You are reading Creativerly, the weekly digest about creativity and productivity-boosting tools and resources, combined with useful insight, articles, and learnings from the fields of design and tech. The newsletter built for the creative community.
Hey and welcome to issue #87 👋
Every now and then I find myself in front of my MacBook and just scrolling through their Mac AppStore. I am not searching for anything specific, it is just randomly clicking through categories, features, recommendations, just to see where it takes me. I found some great apps like this. I do the same with music on Spotify, it just relaxing to keep scrolling and keep exploring.
It is always interesting to find new apps I have never heard of. Trying them out and actually getting value from them is a great feeling. It is also a great way to find new stuff to share in the newsletter.
The only drawback of that: It can get pretty expensive really fast. A load of great apps by indie developers costs money, which is great because I am always a big fan of supporting indie developers. But if you start buying a lot of different apps (of which some might have a subscription model) it is getting really expensive. Apple is making billions with its App Store, way way more than they make with hardware. So, if you are the kind of person who just dives into every new app they find, maybe you shouldn't randomly browse the app store, as it could get expensive for you.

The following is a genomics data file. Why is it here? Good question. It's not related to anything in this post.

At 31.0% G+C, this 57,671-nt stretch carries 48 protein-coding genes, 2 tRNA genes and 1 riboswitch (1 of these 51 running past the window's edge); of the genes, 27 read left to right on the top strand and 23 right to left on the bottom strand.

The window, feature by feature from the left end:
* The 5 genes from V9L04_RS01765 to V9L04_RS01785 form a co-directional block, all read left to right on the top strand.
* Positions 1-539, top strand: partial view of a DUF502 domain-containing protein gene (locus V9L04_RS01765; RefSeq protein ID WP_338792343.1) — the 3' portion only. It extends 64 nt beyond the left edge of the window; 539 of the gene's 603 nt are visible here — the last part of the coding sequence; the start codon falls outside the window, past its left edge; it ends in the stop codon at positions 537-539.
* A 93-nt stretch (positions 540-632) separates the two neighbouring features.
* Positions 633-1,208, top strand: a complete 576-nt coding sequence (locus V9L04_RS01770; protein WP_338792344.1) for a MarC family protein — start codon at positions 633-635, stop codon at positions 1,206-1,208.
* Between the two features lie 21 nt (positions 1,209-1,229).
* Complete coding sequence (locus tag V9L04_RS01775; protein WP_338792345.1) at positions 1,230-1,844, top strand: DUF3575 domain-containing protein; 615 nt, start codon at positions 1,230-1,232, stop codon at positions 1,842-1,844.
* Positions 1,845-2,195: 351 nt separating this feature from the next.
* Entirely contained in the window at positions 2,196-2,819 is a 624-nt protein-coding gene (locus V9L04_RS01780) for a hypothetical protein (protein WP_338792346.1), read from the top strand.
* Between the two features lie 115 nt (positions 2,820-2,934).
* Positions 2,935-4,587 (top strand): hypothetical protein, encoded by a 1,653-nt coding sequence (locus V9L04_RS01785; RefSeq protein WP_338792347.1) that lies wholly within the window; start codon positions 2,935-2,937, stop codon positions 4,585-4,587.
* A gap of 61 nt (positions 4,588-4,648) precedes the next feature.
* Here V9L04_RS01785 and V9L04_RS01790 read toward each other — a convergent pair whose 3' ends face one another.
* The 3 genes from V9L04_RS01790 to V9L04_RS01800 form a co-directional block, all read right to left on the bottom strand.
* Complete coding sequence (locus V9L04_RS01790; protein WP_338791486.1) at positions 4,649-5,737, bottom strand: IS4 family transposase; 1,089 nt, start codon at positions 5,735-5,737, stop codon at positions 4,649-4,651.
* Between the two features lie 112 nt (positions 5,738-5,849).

But on the other hand, you could check out a service like Setapp. which might be pretty handy. If you do not know what Setapp is, let me explain it real quick for you. Setapp is a cross-platform suite of apps. You pay for one subscription ($9.99/month billed monthly and $8,99/month billed yearly) and get access to over 190 apps, install as many as you want on your MacBook (or iPhone), and boost your productivity. Setapp includes apps like Ulysses (an incredible writing app which would already cost you $5,99/month), Cleanshot X (the most powerful screenshot tool ever created for Mac), CleanMyMac X (the one and only tool to keep your Mac clean, fast, and secure - also available for PC), Canary Email (one of the most beautiful email clients, which give you a native, fast, and secure experience), and a lot more!